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The Third Citizen

Shakespeare's Theater and the Early Modern House of Commons

Oliver Arnold

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The new practices and theories of parliamentary representation that emerged during Elizabeth's and James' reigns shattered the unity of human agency, redefined the nature of power, transformed the image of the body politic, and unsettled constructs and concepts as fundamental as the relation between presence and absence.

In The Third Citizen, Oliver Arnold argues that recovering the formation of political representation as an effective ideology should radically change our understanding of early modern political culture, Shakespeare's political art, and the way Anglo-American critics, for whom…

The new practices and theories of parliamentary representation that emerged during Elizabeth's and James' reigns shattered the unity of human agency, redefined the nature of power, transformed the image of the body politic, and unsettled constructs and concepts as fundamental as the relation between presence and absence.

In The Third Citizen, Oliver Arnold argues that recovering the formation of political representation as an effective ideology should radically change our understanding of early modern political culture, Shakespeare's political art, and the way Anglo-American critics, for whom representative democracy is second nature, construe both. In magisterial readings of Titus Andronicus, Julius Caesar, Coriolanus, and the First Tetralogy, Arnold discovers a new Shakespeare who was neither a conservative apologist for monarchy nor a prescient, liberal champion of the House of Commons but instead a radical thinker and artist who demystified the ideology of political representation in the moment of its first flowering. Shakespeare believed that political representation produced (and required for its reproduction) a new kind of subject and a new kind of subjectivity, and he fashioned a new kind of tragedy to represent the loss of power, the fall from dignity, the false consciousness, and the grief peculiar to the experiences of representing and of being represented. Representationalism and its subject mark the beginning of political modernity; Shakespeare’s tragedies greet political representationalism with skepticism, bleakness, and despair.

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The Third Citizen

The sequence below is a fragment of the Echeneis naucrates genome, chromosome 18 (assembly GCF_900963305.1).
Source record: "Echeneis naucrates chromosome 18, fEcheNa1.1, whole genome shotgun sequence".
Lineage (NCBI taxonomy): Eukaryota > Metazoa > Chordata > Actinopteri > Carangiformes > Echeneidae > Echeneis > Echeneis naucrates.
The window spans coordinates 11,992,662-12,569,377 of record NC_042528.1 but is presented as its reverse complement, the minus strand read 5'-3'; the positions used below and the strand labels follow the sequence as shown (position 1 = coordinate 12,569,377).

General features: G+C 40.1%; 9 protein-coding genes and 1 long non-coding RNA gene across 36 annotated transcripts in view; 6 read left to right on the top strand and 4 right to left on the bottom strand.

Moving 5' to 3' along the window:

Oliver Arnold

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Reviews

Reviews

Arnold's dense book explores the fertile ground left mostly unturned by new historicist approaches of early modern politics... Brilliant and well-documented analysis of Shakespeare's 'representational plays'.

A compelling historical refinement... Recommended.

Remarkably scholarly... This seminal redrawing of power and politics in late Tudor and early Stuart England takes its authority from the tight analogies it makes between political events and governmental practice in Shakespeare's time and its detailed examination of key scenes in a half-dozen of his plays. In confronting our common assumptions of the period, it forces us to rethink our own historical beliefs.

Intelligent and important book... A bracing riposte to revisionist historians.

A superb look at Shakespearean politics.

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About

Book Details

Publication Date
Status
Available
Trim Size
6
x
9
Pages
328
ISBN
9780801885044
Illustration Description
9 halftones
Table of Contents

Acknowledgments
Note on References and Abbreviations
Introduction
Part I: Parliament in Shakespeare's England
1. "An epitome of the whole realme": Absorption and Representation in the Elizabethan and

Acknowledgments
Note on References and Abbreviations
Introduction
Part I: Parliament in Shakespeare's England
1. "An epitome of the whole realme": Absorption and Representation in the Elizabethan and Jacobean House of Commons
2. Cade's Mouth: Swallowing Parliament in the First Tetralogy
Part II: Political Representation in Shakespeare's Rome
3. "Their tribune and their trust": Political Representation, Property, and Rape in Titus Andronicus and The Rape of Lucrece
4. "Caesar is turn'd to hear": Theater, Popular Dictatorship, and the Conspiracy of Republicanism in Julius Caesar
5. "Worshipful mutineers": From Demos to Electorate in Coriolanus
Epilogue: Losing Power, Losing Oneself: The Third Citizen and Tragedy
Notes
Works Cited
Index

Author Bio